|Publication number||US5681608 A|
|Application number||US 08/532,631|
|Publication date||Oct 28, 1997|
|Filing date||Mar 31, 1994|
|Priority date||Apr 23, 1993|
|Also published as||DE69403789D1, DE69403789T2, EP0695128A1, EP0695128B1, WO1994024889A1|
|Publication number||08532631, 532631, PCT/1994/1041, PCT/EP/1994/001041, PCT/EP/1994/01041, PCT/EP/94/001041, PCT/EP/94/01041, PCT/EP1994/001041, PCT/EP1994/01041, PCT/EP1994001041, PCT/EP199401041, PCT/EP94/001041, PCT/EP94/01041, PCT/EP94001041, PCT/EP9401041, US 5681608 A, US 5681608A, US-A-5681608, US5681608 A, US5681608A|
|Inventors||Frederick William Cain, Paul Thomas Quinlan|
|Original Assignee||Loders Croklaan B.V.|
|Export Citation||BiBTeX, EndNote, RefMan|
|Patent Citations (17), Non-Patent Citations (6), Referenced by (19), Classifications (31), Legal Events (4)|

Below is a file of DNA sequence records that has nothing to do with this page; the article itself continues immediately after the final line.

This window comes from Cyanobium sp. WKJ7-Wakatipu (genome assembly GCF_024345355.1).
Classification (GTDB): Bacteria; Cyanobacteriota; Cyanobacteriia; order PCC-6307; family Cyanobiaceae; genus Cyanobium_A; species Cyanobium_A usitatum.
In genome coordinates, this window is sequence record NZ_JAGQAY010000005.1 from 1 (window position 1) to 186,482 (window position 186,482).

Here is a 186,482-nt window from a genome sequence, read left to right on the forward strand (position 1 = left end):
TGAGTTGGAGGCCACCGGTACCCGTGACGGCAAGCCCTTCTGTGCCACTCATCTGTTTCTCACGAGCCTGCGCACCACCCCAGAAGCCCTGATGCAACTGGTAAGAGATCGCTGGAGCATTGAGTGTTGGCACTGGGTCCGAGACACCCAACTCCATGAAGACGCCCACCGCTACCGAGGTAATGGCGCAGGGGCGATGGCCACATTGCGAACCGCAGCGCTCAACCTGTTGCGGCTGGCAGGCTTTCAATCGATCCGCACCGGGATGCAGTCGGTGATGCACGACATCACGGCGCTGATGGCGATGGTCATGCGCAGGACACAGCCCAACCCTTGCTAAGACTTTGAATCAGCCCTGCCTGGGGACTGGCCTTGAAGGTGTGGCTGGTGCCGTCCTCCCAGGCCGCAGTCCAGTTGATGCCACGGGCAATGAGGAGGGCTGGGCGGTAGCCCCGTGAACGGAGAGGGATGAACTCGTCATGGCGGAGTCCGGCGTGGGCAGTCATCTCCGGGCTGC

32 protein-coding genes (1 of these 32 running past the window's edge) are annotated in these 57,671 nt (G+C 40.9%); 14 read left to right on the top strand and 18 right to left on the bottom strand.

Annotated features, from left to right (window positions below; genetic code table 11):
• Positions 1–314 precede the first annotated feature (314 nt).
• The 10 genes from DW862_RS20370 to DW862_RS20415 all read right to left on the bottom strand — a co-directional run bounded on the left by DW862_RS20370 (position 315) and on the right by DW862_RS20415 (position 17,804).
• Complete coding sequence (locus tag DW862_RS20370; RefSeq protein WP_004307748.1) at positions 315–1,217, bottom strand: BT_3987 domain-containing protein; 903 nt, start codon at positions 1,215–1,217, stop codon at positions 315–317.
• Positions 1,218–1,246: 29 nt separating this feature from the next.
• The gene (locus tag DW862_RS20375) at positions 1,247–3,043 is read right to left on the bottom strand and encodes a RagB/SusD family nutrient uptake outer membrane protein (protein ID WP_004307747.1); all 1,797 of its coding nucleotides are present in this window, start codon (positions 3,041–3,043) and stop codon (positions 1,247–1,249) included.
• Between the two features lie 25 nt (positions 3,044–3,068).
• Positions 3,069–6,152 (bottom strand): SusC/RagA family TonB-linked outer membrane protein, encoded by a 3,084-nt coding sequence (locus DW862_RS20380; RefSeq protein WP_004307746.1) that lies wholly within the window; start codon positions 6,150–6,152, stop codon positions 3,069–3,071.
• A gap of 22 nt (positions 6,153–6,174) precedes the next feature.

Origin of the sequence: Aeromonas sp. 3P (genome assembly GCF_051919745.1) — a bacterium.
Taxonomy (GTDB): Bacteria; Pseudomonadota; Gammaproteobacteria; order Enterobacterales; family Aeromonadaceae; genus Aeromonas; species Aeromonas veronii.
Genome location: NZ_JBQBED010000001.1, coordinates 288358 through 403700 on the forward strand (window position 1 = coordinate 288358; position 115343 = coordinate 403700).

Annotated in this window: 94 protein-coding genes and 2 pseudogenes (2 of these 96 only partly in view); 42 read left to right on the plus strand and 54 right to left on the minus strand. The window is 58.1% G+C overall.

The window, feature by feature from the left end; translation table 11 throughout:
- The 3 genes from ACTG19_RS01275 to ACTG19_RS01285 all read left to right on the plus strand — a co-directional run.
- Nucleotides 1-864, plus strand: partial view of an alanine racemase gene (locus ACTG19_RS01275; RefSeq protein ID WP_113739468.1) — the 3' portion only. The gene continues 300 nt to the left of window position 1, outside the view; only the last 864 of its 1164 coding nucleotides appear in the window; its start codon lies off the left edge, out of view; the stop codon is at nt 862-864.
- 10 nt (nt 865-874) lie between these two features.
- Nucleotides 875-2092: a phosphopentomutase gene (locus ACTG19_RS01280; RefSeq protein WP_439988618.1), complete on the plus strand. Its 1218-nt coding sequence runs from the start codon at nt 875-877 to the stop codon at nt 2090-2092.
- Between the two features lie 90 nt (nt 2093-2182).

|External Links: USPTO, USPTO Assignment, Espacenet|
This application claims benefit of international application PCT/EP94/01041, filed Mar. 31, 1994.
Synthetic triglycerides comprising two different groups of fatty acid residues, i.e. fatty acids consisting of ω-3 unsaturated fatty acids and saturated fatty acids in the C8 -C10 range, wherein the fatty acid residues of the saturated C8 -C10 range are preferably bonded to the 1,3-positions, while the ω-3 fatty acids are preferably derived from plant oils, marine plankton oils, fungal oils or fish oils are known from U.S. Pat. No. 4,873,768 (although this is contradictory to the disclosure in column 4, lines 7-10 of U.S. Pat. No. 4,873,768, where it is stated that the saturated C8 -C10 fatty acid residues are preferably bonded to adjacent carbon atoms). A prerequisite for these triglycerides is that at least one ω-3 fatty acid residue is present and at least one C8 -C10 saturated fatty acid residue. Therefore, the maximum amount of ω-3 fatty acid residues is 66 wt. % (i.e. two of these residues are present) from which at least 50% is bonded at the 2-position.